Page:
The Apple Vision Pro Is Heavy. Here's How to Fix That

In the two weeks it has spent on the faces of eager buyers, the Apple Vision Pro has been subjected to its share of criticism. As reported by The Verge and elsewhere, some customers are making a show of returning their Vision Pro headsets before Apple’s standard 14-day return window on new purchases closes. Some headset owners have lodged complaints across social media about the device’s weight, saying wearing the Vision Pro for extended periods of time causes great discomfort, and the odd allegedly-related burst blood vessel.

Apple isn’t one to skimp on the look and feel of its products, and the Vision Pro has a characteristically slick aesthetic. Unfortunately, the premium materials that make up the headset—primarily the aluminum chassis and glass optics—are much heavier than the plastic and other lightweight components found in competing mixed-reality headsets. There’s also an external battery pack that reduces the headset’s portability. The bulk, weight, and awkwardness of wearing a computer on your face make for a clunky experience which hardly seems to lend itself to the types of activities Apple is suggesting Vision Pro owners use it for: kicking back and watching a feature-length movie in VR, doing office work, or dancing around your kitchen while building a surfboard.

Eduardo Umaña, a hardware designer, says the fact that it’s uncomfortable is less about the materials and more about the size and dimensions of the device. “When you have weight (the aluminum frame) acting a distance from an anchor point (the user’s face), it creates almost a lever effect that, although minimal, will disturb the user’s experience,” Umaña writes in an email to WIRED.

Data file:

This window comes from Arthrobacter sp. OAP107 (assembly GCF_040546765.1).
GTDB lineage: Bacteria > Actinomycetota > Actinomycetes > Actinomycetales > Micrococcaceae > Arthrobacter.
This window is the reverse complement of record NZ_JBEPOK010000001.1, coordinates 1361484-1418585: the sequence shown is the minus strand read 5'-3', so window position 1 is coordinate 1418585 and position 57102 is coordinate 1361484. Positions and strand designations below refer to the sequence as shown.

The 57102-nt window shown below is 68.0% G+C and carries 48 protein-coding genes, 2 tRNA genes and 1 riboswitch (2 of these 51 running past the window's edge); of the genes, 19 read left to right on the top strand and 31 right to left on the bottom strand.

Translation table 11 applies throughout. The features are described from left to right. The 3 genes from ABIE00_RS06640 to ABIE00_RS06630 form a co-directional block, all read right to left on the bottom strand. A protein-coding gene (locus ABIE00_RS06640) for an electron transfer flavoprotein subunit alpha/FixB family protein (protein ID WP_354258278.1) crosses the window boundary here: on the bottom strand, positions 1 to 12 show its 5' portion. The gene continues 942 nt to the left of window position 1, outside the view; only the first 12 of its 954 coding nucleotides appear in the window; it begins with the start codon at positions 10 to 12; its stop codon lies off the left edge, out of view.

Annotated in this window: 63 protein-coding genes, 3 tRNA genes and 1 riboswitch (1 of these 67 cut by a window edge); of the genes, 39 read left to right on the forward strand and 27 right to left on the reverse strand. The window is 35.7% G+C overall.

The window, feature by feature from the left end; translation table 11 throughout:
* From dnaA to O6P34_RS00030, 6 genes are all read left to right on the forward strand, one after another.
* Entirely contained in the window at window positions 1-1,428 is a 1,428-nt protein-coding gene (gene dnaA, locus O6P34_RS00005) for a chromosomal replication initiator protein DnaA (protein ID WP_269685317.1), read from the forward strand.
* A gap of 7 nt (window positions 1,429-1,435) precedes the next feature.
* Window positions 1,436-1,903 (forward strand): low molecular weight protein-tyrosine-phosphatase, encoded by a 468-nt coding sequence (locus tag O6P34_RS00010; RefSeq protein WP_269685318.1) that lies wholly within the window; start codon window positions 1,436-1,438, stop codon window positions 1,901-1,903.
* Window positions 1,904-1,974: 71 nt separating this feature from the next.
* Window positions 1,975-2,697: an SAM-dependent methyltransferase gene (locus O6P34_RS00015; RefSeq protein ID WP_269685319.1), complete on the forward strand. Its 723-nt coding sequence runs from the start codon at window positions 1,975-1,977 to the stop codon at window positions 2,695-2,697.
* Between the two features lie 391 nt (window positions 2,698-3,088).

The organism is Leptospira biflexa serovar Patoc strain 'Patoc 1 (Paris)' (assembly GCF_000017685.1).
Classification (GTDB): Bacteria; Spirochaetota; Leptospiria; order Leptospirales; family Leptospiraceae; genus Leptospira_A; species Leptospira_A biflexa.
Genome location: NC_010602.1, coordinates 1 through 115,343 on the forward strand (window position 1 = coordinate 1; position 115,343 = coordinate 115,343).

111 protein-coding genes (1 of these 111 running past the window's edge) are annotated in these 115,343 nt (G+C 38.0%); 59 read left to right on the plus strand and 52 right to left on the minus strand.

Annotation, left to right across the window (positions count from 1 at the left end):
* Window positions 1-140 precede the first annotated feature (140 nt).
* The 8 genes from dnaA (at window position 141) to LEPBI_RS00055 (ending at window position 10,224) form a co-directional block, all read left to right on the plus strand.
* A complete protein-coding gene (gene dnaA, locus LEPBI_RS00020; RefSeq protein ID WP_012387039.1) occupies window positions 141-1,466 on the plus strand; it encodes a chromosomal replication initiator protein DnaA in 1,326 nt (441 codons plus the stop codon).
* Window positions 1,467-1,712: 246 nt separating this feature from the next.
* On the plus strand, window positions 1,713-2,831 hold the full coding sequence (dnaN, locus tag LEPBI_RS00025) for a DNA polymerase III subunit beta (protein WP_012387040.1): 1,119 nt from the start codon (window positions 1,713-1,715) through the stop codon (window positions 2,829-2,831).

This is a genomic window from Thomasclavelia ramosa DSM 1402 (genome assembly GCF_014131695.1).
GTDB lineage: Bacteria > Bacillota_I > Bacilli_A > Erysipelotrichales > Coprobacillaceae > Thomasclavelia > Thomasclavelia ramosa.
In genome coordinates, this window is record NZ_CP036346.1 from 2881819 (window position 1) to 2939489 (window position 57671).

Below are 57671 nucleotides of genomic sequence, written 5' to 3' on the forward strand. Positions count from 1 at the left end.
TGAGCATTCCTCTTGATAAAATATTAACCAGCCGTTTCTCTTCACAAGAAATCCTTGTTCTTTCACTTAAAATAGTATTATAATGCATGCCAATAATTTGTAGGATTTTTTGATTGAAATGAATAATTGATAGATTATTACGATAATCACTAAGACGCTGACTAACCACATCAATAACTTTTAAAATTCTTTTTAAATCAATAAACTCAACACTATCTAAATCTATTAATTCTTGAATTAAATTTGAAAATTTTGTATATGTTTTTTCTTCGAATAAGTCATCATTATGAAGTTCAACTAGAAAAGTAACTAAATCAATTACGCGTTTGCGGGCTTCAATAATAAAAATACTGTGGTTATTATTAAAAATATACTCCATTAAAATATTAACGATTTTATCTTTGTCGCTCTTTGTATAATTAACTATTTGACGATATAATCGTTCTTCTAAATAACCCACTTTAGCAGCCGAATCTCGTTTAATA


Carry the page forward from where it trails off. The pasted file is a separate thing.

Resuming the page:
Compare that to a normal pair of glasses, which rest directly on the nose and sit very close to the face, reducing that leverage. Normal glasses obviously require far fewer materials than the Vision Pro, but Umaña says their design can offer a lesson in how to better hug a face. “If Apple wants to make the device more comfortable and wearable, this distance needs to be reduced significantly. Or at least, the heavier materials should be closer to the user’s face, like in a ski mask.”

Apple did not respond to requests for comment.

Meta CEO Mark Zuckerberg weighed in on the Vision Pro by comparing the headset unfavorably to his company’s Meta Quest headset in a video posted on Instagram. “Quest is better for the vast majority of things that people use mixed reality for,” he says.

Biased though he clearly is, Zuck may be right. Because the Apple Vision Pro is not meant to actually appeal to everyone. Jitesh Ubrani, a research manager at the tech analyst firm IDC, says the Vision Pro is bound to cause friction because it is a product intended as a developer kit, rather than something truly meant for the average consumer.

“I think Apple realizes there would be this sort of backlash, but it’s the kind of backlash they’d be willing to accept as collateral damage,” Ubrani says. “Really they’re trying to make inroads with the developers right now.”

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